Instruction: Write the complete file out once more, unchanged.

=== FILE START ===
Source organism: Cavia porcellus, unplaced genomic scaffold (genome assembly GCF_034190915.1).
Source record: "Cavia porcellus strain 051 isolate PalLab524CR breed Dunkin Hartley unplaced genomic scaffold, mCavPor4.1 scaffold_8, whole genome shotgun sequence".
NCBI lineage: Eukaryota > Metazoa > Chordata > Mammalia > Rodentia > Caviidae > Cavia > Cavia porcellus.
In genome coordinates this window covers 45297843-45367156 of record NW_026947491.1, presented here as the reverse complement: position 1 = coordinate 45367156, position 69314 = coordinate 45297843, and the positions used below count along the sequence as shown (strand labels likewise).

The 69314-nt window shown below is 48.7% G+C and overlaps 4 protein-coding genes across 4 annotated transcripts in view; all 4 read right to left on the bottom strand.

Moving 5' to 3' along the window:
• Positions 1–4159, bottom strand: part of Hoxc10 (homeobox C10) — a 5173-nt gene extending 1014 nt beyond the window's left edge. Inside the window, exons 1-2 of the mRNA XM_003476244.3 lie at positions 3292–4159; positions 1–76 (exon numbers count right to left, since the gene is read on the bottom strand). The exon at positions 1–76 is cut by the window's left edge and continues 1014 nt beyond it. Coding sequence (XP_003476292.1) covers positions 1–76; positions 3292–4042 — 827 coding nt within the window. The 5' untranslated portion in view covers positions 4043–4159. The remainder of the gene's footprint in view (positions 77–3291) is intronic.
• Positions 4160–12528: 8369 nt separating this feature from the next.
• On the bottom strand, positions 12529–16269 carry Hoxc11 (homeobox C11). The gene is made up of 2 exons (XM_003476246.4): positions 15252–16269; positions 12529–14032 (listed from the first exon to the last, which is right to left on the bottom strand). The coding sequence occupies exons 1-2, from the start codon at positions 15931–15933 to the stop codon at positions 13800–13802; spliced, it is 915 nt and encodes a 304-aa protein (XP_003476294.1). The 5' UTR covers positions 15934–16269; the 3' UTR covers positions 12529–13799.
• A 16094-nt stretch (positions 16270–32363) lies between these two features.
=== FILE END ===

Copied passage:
Source organism: Cavia porcellus, unplaced genomic scaffold (genome assembly GCF_034190915.1).
Source record: "Cavia porcellus strain 051 isolate PalLab524CR breed Dunkin Hartley unplaced genomic scaffold, mCavPor4.1 scaffold_8, whole genome shotgun sequence".
NCBI lineage: Eukaryota > Metazoa > Chordata > Mammalia > Rodentia > Caviidae > Cavia > Cavia porcellus.
In genome coordinates this window covers 45297843-45367156 of record NW_026947491.1, presented here as the reverse complement: position 1 = coordinate 45367156, position 69314 = coordinate 45297843, and the positions used below count along the sequence as shown (strand labels likewise).

The 69314-nt window shown below is 48.7% G+C and overlaps 4 protein-coding genes across 4 annotated transcripts in view; all 4 read right to left on the bottom strand.

Moving 5' to 3' along the window:
• Positions 1–4159, bottom strand: part of Hoxc10 (homeobox C10) — a 5173-nt gene extending 1014 nt beyond the window's left edge. Inside the window, exons 1-2 of the mRNA XM_003476244.3 lie at positions 3292–4159; positions 1–76 (exon numbers count right to left, since the gene is read on the bottom strand). The exon at positions 1–76 is cut by the window's left edge and continues 1014 nt beyond it. Coding sequence (XP_003476292.1) covers positions 1–76; positions 3292–4042 — 827 coding nt within the window. The 5' untranslated portion in view covers positions 4043–4159. The remainder of the gene's footprint in view (positions 77–3291) is intronic.
• Positions 4160–12528: 8369 nt separating this feature from the next.
• On the bottom strand, positions 12529–16269 carry Hoxc11 (homeobox C11). The gene is made up of 2 exons (XM_003476246.4): positions 15252–16269; positions 12529–14032 (listed from the first exon to the last, which is right to left on the bottom strand). The coding sequence occupies exons 1-2, from the start codon at positions 15931–15933 to the stop codon at positions 13800–13802; spliced, it is 915 nt and encodes a 304-aa protein (XP_003476294.1). The 5' UTR covers positions 15934–16269; the 3' UTR covers positions 12529–13799.
• A 16094-nt stretch (positions 16270–32363) lies between these two features.